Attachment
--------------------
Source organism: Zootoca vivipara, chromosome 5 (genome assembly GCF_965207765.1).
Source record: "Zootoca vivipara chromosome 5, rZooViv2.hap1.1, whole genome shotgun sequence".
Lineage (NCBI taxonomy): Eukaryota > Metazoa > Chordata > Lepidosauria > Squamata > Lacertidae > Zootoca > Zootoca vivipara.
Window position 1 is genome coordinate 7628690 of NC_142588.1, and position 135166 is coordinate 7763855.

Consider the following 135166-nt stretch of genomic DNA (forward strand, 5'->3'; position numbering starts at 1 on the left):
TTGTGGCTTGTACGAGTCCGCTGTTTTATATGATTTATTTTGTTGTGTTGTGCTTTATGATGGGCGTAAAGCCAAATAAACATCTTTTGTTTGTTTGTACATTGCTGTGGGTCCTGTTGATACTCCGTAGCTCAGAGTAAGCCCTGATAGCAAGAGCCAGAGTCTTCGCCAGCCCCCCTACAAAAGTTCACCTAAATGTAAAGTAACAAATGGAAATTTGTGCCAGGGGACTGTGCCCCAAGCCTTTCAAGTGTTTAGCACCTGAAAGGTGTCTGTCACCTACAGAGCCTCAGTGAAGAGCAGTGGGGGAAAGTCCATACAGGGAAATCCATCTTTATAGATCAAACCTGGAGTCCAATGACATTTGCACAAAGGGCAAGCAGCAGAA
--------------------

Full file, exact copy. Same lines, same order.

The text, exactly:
Source organism: Zootoca vivipara, chromosome 5 (genome assembly GCF_965207765.1).
Source record: "Zootoca vivipara chromosome 5, rZooViv2.hap1.1, whole genome shotgun sequence".
Lineage (NCBI taxonomy): Eukaryota > Metazoa > Chordata > Lepidosauria > Squamata > Lacertidae > Zootoca > Zootoca vivipara.
Window position 1 is genome coordinate 7628690 of NC_142588.1, and position 135166 is coordinate 7763855.

Consider the following 135166-nt stretch of genomic DNA (forward strand, 5'->3'; position numbering starts at 1 on the left):
TTGTGGCTTGTACGAGTCCGCTGTTTTATATGATTTATTTTGTTGTGTTGTGCTTTATGATGGGCGTAAAGCCAAATAAACATCTTTTGTTTGTTTGTACATTGCTGTGGGTCCTGTTGATACTCCGTAGCTCAGAGTAAGCCCTGATAGCAAGAGCCAGAGTCTTCGCCAGCCCCCCTACAAAAGTTCACCTAAATGTAAAGTAACAAATGGAAATTTGTGCCAGGGGACTGTGCCCCAAGCCTTTCAAGTGTTTAGCACCTGAAAGGTGTCTGTCACCTACAGAGCCTCAGTGAAGAGCAGTGGGGGAAAGTCCATACAGGGAAATCCATCTTTATAGATCAAACCTGGAGTCCAATGACATTTGCACAAAGGGCAAGCAGCAGAA